« Reply #92 on: September 25, 2012, 05:52:35 PM »
I too would like to see details on the safe viewing of high voltage DC power supply ripple. I am building a couple of supplies for big RF generators, one 3kV and one 5kV I also want to view the AC output of the transformers when they are under load. Thanks, it's a great resource Alan.
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Offline awkhim

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Re: Oscilloscope training class (long)
« Reply #93 on: September 26, 2012, 05:35:36 PM »
where i can buy the cheaper price for digital oscilloscope my requirements is 100 MHz, dual channel and there's a data we can save
 

Offline w2aew

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Re: Oscilloscope training class (long)
« Reply #94 on: November 11, 2012, 05:38:57 AM »
I added a few more videos over the last several weeks. The most recent is a basic tutorial on how to use the FFT function in a digital oscilloscope.
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Offline MrQuan

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Re: Oscilloscope training class (long)
« Reply #95 on: November 27, 2012, 09:47:36 AM »
Hi w2aew,

Just wanted to say I found your AC/DC coupling video on YouTube and it was very helpful. Big fan of all your oscilloscope videos. Cheers :)
 

Offline w2aew

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Re: Oscilloscope training class (long)
« Reply #96 on: December 07, 2012, 02:43:57 PM »
I posted another video in the "scope basics" series tonight - this one talks about oscilloscope probe ground lead length, and it's affect on measured signal integrity.


« Last Edit: December 07, 2012, 02:47:04 PM by w2aew »
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Offline nadona

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Re: Oscilloscope training class (long)
« Reply #97 on: December 27, 2012, 08:10:59 PM »
@w2aew;
I have a question about my Hantek 200MHz. Why is the square wave Rise Time change when the FG frequency change?  For example; [email protected], [email protected], [email protected], [email protected], [email protected]

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Offline w2aew

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Re: Oscilloscope training class (long)
« Reply #98 on: December 28, 2012, 03:52:06 PM »
@w2aew;
I have a question about my Hantek 200MHz. Why is the square wave Rise Time change when the FG frequency change?  For example; [email protected], [email protected], [email protected], [email protected], [email protected]

Regards.

Making the assumption that you are changing your horizontal time scale (sweep speed) at the same time that you are changing the FG frequency, I would say that the change in rise time is not real.  It is due to the fact that the at the slower horizontal time scale setting, the effective sample rate is decimated (lowered), reaching a point where very few if any samples actually land on the rising edge at all.  The scope interpolates between the waveform points.  At the lower effective sample rate, the interpolated waveform between these widely spaced points does not accurately reflect the true rise time. To test this hypothesis on your scope, setup the 100k or 1MHz square wave and make the rise time measurement.  Without changing the horizontal controls, simply change the square wave frequency on the FG down to 100Hz.  You should still have a rising edge on the screen, and it should still be reading the same fast rise time.  This is the true rise time.  If the rise time slows as you move the horizontal timescale to a slower setting, then the scope is lying to you at these lower speeds due to the sample rate decimation.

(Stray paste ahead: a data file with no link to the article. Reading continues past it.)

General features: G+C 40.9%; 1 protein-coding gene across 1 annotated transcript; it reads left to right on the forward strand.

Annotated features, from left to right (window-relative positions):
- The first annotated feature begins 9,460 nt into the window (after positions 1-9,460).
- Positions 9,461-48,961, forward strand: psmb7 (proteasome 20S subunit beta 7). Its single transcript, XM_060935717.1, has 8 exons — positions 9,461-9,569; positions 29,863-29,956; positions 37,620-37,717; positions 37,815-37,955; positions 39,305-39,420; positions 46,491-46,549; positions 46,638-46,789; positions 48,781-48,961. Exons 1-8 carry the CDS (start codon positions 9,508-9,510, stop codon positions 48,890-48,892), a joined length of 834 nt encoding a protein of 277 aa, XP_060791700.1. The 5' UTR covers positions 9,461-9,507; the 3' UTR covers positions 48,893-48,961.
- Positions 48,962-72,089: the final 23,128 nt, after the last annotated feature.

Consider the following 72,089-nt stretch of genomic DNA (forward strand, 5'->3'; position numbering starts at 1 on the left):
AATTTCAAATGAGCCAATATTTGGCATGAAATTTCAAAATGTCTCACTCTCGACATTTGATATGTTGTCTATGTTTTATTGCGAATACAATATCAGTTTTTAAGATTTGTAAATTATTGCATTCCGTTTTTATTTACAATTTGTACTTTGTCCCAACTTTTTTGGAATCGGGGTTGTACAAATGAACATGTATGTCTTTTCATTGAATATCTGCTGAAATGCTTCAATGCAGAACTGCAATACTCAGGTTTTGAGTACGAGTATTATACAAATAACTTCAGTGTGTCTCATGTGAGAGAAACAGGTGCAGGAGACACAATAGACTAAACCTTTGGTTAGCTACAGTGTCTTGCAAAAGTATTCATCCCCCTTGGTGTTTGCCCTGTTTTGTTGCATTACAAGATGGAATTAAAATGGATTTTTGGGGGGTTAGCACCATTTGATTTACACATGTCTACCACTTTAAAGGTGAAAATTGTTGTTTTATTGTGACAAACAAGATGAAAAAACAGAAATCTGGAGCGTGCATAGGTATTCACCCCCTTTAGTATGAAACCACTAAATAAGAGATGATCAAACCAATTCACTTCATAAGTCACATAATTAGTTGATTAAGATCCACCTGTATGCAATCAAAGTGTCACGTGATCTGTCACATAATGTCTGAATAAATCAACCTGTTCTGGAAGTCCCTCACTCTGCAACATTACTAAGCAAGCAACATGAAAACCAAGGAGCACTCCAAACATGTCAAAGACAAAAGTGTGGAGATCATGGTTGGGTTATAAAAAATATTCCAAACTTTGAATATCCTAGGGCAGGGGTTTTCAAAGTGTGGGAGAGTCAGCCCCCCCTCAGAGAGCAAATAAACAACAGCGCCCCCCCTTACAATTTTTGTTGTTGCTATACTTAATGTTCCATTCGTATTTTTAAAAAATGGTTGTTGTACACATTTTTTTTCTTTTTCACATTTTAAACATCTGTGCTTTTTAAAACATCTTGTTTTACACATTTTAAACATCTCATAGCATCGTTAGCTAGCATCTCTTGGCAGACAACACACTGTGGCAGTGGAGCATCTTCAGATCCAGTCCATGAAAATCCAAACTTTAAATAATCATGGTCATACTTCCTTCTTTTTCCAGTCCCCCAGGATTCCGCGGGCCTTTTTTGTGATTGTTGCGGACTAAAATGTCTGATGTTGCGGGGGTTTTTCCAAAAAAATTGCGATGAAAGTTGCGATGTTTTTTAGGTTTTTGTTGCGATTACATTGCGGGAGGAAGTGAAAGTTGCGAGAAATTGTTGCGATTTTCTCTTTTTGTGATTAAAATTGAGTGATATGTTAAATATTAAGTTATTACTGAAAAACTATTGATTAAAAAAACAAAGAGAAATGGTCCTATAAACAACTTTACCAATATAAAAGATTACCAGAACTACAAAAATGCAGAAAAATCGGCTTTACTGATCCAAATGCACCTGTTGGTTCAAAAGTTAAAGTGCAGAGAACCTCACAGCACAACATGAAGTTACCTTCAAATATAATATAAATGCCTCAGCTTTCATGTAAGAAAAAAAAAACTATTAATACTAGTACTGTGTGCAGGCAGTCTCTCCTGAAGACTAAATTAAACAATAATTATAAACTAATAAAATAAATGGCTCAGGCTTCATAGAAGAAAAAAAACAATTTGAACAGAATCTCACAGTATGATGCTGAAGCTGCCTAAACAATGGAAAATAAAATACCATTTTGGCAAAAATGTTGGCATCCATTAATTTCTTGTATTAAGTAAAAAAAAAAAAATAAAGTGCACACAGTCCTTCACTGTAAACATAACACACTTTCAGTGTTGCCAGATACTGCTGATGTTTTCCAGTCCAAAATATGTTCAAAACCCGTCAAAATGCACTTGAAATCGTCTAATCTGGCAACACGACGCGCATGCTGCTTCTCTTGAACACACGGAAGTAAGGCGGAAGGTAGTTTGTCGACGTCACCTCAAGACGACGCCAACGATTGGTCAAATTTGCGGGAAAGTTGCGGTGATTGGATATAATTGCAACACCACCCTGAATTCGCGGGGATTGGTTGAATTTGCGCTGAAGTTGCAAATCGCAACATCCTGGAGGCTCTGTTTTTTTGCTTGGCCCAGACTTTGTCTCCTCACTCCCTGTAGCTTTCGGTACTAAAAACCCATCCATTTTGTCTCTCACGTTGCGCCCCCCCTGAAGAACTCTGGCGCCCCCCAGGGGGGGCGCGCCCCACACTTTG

This is a fairly common problem, that measurements are made on only the displayed point or on severely decimated samples.  Some scopes give you the ability to control the sample rate and memory independent of the horizontal sweep settings so that this type of distortion due to under sampling can be avoided.

However, if the experiment above (changing FG frequency, leaving scope horizontal alone) results in slower rise time at slower FG frequencies, then it has nothing to do with the scope and is a property of the FG.
« Last Edit: December 29, 2012, 03:05:20 AM by w2aew »
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Offline nadona

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Re: Oscilloscope training class (long)
« Reply #99 on: December 28, 2012, 07:20:08 PM »
@w2aew;
"To test this hypothesis on your scope, setup the 100k or 1MHz square wave and make the rise time measurement. Without changing the horizontal controls, simply change the square wave frequency on the FG down to 100Hz.  You should still have a rising edge on the screen, and it should still be reading the same fast rise time.  This is the true rise time. "

Exactly! Same rising edge & same rise time.

As usual, thank you very much for your detailed explanation.

Regards.